Work-place Coaching that Addresses the Whole Person

When executive coaching includes a whole-person approach, what is different?  In the process taught to Certified Professional Coaches at the Center for Coaching Certification, the coaching engagement begins with a questionnaire that asks about goals in all areas.  This creates a big picture that is naturally empowering for the coachee and ensures full understanding by the coach of the various considerations the coachee faces.  After asking the coachee about all of their goals in all areas of their life, the coach works with the coachee to ensure focus, develop habits that support success, and support coachee motivation.

Whole-person coaching then moves to the same set of questionnaires used when coaching is strictly job-focused and the primary purpose of the coaching is tied directly to the job.  The executive coach and coachee use coaching sessions for job-related goals.  When personal factors influence work, the coach has a deeper understanding and the coachee comfortably discusses the considerations to create a proactive plan and specific action steps.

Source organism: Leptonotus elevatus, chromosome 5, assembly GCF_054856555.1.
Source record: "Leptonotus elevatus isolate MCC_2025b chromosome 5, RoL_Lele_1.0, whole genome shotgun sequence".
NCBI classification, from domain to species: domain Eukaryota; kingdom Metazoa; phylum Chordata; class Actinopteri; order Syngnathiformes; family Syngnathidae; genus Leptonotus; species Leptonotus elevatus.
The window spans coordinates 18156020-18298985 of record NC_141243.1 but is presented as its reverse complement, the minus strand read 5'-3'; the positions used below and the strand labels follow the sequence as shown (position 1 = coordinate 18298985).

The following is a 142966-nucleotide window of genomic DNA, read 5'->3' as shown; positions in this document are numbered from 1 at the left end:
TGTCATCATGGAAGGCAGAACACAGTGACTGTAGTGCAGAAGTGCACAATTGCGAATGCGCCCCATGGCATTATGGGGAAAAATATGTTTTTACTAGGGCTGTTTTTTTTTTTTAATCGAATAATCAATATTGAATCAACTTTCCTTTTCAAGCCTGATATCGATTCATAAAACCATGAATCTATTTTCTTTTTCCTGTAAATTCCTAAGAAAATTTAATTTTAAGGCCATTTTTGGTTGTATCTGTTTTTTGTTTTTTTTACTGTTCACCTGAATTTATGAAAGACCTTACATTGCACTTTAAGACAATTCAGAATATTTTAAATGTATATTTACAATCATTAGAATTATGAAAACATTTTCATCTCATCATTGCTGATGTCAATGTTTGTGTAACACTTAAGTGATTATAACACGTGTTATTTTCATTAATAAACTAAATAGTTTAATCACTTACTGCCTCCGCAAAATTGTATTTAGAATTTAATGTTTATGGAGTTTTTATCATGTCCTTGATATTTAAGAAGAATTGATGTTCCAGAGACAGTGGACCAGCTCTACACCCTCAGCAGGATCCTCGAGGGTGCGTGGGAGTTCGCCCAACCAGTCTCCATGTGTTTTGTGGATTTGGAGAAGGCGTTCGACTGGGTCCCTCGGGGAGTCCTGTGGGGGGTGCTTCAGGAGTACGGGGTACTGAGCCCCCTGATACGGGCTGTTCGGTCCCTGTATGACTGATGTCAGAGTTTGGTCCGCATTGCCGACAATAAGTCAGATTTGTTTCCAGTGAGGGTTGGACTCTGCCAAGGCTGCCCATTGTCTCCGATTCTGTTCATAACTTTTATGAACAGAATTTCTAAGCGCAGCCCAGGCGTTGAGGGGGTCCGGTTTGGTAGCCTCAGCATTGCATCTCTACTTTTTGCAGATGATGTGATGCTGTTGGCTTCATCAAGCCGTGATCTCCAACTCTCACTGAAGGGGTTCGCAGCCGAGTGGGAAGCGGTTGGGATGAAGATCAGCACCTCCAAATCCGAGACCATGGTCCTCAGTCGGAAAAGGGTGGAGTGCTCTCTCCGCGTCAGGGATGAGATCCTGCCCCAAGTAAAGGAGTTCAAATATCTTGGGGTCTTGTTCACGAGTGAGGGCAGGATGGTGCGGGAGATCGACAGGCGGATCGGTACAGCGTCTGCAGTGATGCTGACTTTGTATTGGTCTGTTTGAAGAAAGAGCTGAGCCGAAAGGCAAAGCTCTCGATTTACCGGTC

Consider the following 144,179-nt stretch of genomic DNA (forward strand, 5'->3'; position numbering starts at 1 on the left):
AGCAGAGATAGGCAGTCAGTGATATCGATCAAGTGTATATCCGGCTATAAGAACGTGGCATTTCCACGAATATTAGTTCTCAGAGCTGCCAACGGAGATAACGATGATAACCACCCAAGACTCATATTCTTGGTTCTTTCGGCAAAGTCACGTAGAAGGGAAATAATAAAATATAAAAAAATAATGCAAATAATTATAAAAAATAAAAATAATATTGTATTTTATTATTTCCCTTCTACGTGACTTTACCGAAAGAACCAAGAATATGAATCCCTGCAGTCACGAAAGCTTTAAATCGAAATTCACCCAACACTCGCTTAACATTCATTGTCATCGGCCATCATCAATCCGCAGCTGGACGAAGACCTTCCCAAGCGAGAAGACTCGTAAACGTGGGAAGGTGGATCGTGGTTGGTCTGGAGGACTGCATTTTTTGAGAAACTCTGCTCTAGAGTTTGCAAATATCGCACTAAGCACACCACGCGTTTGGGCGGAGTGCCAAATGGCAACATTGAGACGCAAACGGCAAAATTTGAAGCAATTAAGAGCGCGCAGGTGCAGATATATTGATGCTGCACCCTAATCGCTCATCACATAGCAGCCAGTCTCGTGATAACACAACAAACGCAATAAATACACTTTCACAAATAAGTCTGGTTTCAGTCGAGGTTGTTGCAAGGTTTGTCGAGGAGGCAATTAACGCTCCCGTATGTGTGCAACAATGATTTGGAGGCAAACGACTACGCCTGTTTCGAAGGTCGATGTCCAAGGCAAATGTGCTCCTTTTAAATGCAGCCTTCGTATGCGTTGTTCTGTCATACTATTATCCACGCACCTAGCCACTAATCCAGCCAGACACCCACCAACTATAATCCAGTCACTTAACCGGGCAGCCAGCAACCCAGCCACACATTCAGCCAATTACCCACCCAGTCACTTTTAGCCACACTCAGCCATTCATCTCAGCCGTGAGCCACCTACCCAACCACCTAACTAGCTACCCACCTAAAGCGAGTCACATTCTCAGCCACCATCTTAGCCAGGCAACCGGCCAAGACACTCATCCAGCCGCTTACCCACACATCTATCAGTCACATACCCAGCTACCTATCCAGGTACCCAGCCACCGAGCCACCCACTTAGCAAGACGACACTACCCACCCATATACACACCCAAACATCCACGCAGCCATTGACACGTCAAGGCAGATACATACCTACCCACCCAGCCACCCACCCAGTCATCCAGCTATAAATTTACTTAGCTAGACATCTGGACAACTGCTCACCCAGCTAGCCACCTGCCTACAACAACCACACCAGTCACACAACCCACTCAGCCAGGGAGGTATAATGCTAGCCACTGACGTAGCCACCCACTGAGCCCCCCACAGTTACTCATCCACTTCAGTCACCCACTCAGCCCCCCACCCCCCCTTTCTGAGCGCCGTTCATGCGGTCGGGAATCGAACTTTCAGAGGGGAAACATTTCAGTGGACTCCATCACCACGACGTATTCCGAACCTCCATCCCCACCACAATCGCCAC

This process does include time for understanding the whole person because employees do bring their whole self to work and what is happening in their life affects job performance.  The primary emphasis of the executive coaching sessions remains on the job.

When a coach offers the option of either keeping sessions strictly job-focused or take a whole-person approach, which do you think most people choose?

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